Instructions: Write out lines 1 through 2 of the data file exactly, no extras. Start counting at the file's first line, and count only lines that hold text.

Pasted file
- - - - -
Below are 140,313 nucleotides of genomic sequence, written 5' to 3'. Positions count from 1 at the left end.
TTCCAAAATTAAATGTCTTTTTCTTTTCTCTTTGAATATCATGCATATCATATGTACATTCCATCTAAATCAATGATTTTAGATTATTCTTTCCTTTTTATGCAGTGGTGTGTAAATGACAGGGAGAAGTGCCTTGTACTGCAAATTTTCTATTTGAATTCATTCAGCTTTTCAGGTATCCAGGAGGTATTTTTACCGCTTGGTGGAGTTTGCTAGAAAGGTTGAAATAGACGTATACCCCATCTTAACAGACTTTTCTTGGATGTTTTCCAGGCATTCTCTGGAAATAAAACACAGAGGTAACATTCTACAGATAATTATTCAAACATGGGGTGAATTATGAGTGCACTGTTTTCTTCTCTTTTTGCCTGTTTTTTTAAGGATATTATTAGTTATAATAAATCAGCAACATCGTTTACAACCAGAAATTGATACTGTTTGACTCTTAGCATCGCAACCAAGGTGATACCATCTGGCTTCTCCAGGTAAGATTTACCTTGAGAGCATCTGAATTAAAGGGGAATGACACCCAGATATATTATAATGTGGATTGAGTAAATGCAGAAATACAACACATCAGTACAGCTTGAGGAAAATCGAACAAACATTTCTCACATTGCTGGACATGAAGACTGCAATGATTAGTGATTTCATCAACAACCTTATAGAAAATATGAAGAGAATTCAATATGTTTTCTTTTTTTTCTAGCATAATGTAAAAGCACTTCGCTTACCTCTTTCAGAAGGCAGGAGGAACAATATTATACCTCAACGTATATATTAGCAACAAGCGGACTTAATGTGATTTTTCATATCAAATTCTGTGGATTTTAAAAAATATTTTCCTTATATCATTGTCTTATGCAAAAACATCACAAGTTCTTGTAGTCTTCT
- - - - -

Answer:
Below are 140,313 nucleotides of genomic sequence, written 5' to 3'. Positions count from 1 at the left end.
TTCCAAAATTAAATGTCTTTTTCTTTTCTCTTTGAATATCATGCATATCATATGTACATTCCATCTAAATCAATGATTTTAGATTATTCTTTCCTTTTTATGCAGTGGTGTGTAAATGACAGGGAGAAGTGCCTTGTACTGCAAATTTTCTATTTGAATTCATTCAGCTTTTCAGGTATCCAGGAGGTATTTTTACCGCTTGGTGGAGTTTGCTAGAAAGGTTGAAATAGACGTATACCCCATCTTAACAGACTTTTCTTGGATGTTTTCCAGGCATTCTCTGGAAATAAAACACAGAGGTAACATTCTACAGATAATTATTCAAACATGGGGTGAATTATGAGTGCACTGTTTTCTTCTCTTTTTGCCTGTTTTTTTAAGGATATTATTAGTTATAATAAATCAGCAACATCGTTTACAACCAGAAATTGATACTGTTTGACTCTTAGCATCGCAACCAAGGTGATACCATCTGGCTTCTCCAGGTAAGATTTACCTTGAGAGCATCTGAATTAAAGGGGAATGACACCCAGATATATTATAATGTGGATTGAGTAAATGCAGAAATACAACACATCAGTACAGCTTGAGGAAAATCGAACAAACATTTCTCACATTGCTGGACATGAAGACTGCAATGATTAGTGATTTCATCAACAACCTTATAGAAAATATGAAGAGAATTCAATATGTTTTCTTTTTTTTCTAGCATAATGTAAAAGCACTTCGCTTACCTCTTTCAGAAGGCAGGAGGAACAATATTATACCTCAACGTATATATTAGCAACAAGCGGACTTAATGTGATTTTTCATATCAAATTCTGTGGATTTTAAAAAATATTTTCCTTATATCATTGTCTTATGCAAAAACATCACAAGTTCTTGTAGTCTTCT